Did you know orange carrots are a product of Dutch patriotism? Learn about that and more in this all-inclusive guide to the carrot!
Confession: I really don’t like carrots. But with a degree in nutrition and my knack for surrounding myself with carrot-lovers (who are these people?), I think I should probably suck it up.
But why suffer if you don’t have to? This is going to be a week entirely dedicated to making carrots taste better than carrots! I hesitate to say “make carrots taste nothing like carrots”, because I’m sure with some culinary magic, a carrot can actually taste pretty good. But first, as always, let’s get ourselves started with some good ole carrot learns.
Why are carrots orange?
But first, the very important question – why are carrots orange? Well, did you know carrots used to come in a variety of colors, like white, purple, and yellow? I mean, they still do, but the widely popular orange carrot is no accident.
Today’s orange carrots are a result of 17th century patriotic Dutch agriculturists. Different variations and mutants were cross-bred until a carrot was born that represented the color of the Dutch Royal Family, orange.
Variations of carrots
Here are a few types of carrots you may find in your grocery (all Dutch, er, orange):
- Imperator Carrots: The classic orange carrot. Long and fibrous with a tapered end.
- Nantes Carrots: Like the imperator, but more cylindrical with a rounded bottom. These are easiest to grow at home, and have a sweeter flavor.
- Chantenay Carrots: These are short and stout.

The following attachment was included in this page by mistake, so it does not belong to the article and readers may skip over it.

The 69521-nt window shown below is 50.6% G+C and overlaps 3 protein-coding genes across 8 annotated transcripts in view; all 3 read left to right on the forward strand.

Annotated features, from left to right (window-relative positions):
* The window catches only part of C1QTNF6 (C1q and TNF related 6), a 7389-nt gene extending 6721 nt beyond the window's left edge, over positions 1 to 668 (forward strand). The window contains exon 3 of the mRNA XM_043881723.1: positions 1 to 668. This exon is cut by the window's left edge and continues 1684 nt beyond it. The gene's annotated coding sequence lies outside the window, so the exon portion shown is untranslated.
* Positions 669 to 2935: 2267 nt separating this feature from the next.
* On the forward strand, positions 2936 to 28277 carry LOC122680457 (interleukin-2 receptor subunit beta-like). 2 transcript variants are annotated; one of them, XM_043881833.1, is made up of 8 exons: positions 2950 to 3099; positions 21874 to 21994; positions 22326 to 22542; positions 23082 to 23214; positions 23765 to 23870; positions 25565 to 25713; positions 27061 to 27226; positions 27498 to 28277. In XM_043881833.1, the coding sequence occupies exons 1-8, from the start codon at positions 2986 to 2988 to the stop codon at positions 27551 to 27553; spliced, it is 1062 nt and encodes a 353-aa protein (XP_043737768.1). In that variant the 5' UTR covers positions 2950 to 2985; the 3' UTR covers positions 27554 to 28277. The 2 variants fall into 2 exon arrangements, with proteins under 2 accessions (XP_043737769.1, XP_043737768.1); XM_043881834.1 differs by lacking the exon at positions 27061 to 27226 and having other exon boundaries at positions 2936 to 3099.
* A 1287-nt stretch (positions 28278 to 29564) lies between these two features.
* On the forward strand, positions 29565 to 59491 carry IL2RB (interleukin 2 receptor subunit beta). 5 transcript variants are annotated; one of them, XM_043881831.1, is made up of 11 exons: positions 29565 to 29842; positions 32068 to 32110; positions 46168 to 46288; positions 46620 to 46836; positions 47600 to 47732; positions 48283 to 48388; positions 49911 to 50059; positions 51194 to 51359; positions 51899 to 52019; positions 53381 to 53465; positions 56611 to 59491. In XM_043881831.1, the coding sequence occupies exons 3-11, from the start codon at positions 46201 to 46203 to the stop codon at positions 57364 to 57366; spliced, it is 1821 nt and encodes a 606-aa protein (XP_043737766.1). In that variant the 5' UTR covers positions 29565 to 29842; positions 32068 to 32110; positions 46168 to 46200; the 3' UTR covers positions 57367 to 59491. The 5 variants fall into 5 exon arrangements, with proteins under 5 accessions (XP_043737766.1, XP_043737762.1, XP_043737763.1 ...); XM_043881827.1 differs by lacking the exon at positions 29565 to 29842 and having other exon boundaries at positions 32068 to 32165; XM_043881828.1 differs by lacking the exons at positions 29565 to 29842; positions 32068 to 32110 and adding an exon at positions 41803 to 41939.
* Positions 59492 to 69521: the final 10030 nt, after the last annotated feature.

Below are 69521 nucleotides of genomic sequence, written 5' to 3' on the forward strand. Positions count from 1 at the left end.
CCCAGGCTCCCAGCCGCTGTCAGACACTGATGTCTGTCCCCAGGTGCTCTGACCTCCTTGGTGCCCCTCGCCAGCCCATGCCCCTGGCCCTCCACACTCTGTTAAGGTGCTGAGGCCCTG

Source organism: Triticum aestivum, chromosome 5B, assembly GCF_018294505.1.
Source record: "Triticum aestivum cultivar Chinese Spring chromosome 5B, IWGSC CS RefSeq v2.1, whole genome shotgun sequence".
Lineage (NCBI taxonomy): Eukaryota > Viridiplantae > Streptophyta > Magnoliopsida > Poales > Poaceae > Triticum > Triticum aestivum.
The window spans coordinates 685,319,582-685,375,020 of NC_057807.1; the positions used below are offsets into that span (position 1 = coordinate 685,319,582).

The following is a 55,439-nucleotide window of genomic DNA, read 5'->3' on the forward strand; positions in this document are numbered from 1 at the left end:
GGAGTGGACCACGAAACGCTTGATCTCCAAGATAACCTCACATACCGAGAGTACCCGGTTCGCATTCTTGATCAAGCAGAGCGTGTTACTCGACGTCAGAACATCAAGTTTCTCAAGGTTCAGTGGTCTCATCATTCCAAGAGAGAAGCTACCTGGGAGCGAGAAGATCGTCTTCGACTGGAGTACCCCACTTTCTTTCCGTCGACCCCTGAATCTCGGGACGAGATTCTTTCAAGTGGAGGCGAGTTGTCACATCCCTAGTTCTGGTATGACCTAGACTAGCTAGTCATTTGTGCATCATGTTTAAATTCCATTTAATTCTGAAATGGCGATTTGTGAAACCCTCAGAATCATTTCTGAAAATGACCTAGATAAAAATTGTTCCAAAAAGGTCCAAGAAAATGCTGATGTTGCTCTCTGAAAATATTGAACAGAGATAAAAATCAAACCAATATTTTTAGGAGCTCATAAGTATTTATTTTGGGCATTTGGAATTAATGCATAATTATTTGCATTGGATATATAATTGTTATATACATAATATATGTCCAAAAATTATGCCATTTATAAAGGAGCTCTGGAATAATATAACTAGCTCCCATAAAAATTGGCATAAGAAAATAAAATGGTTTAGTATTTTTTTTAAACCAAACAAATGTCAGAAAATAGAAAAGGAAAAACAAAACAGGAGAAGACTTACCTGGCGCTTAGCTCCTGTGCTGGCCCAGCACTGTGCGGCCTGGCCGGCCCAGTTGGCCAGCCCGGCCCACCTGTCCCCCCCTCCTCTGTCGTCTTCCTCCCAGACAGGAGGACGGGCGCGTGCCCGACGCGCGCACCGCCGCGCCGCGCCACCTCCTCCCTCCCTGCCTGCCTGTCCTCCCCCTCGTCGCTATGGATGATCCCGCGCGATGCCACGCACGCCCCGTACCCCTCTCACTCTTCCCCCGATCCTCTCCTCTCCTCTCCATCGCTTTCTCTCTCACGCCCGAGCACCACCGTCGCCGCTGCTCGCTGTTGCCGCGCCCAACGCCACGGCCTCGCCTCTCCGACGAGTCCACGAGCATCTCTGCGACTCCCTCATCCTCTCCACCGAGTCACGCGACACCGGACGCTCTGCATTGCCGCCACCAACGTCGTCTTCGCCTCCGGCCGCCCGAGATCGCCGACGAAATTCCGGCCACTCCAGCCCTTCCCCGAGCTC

- Mini or Radish-Style Carrots: These are little nuggets that may be either cylindrical (Babette Carrots) or round (Romeo Carrots)
- Baby-Cut Carrots: The perfectly shaped and shaven “Baby Carrots” you see packaged at the store are simply larger carrots that have been cut into small, cylindrical shapes. But a specific type of large carrot is bred to make these, a carrot that is thinner, sweeter, and has a more uniform orange color. And while this may seem like an unnecessary step between growing and eating, baby carrots account for 80% of carrot sales in the U.S.
How to store carrots
If stored well, carrots can last forever. Alright like a month or two or three. The key is coolness (just above 32 degrees F) and dampness (95% humidity). Here’s how to store carrots in the refrigerator:
- Chop off the greens just above the root (tip: you can use carrot greens to make pesto).
- Punch a few holes in a plastic bag and place carrots in it.
- Slightly dampen a paper towel and set in the bottom of a produce drawer in the fridge. Store carrots on top of that.
And some general tips on how to store carrots best:
- Do not wash until just before eating.
- Don’t store carrots with fruits, as some fruits give off an ethylene gas that causes ripening and decay.
- You can freeze carrots, but these are best for dishes where the carrots will be cooked, like soups and stews.
Favorite Carrot Recipes
- Carrot Ginger Smoothie
- Carrot Hot Dogs
- Chickpea Pot Pie
- Gouda Carrot Crisps
- Vegetable Vietnamese Spring Rolls
Carrot nutrition facts
Carrot nutrition information per 1 cup chopped (128g)
- Calories: 52
- Carbohydrates: 12g
- Fiber: 4g, 14% Daily Value (DV)
- Protein: 1g
- Fat: 0g
- 428% DV of Vitamin A: Provides the provitamin version of this fat-soluble vitamin, meaning it comes from a plant source and your body converts the plant pigment into active Vitamin A. It is essential in many components of healthy vision, as well as immunity and cell growth/differentiation.
- 21% DV of Vitamin K: A fat-soluble vitamin that allows for activation of enzymes in the clotting cascade, which is responsible for blood clotting. Also builds bone by modifying osteocalcin so that it may bind calcium, thus building the bone matrix.
- 13% DV of Vitamin C: A water-soluble vitamin that acts as an antioxidant to fight against potentially damaging free radicals (molecules with unshared electrons that float around wreaking havoc) and an important cofactor in collagen synthesis.
- 12% DV of Potassium: A key mineral and electrolyte involved in countless processes, including healthy nervous system functioning and contraction of the heart and muscles.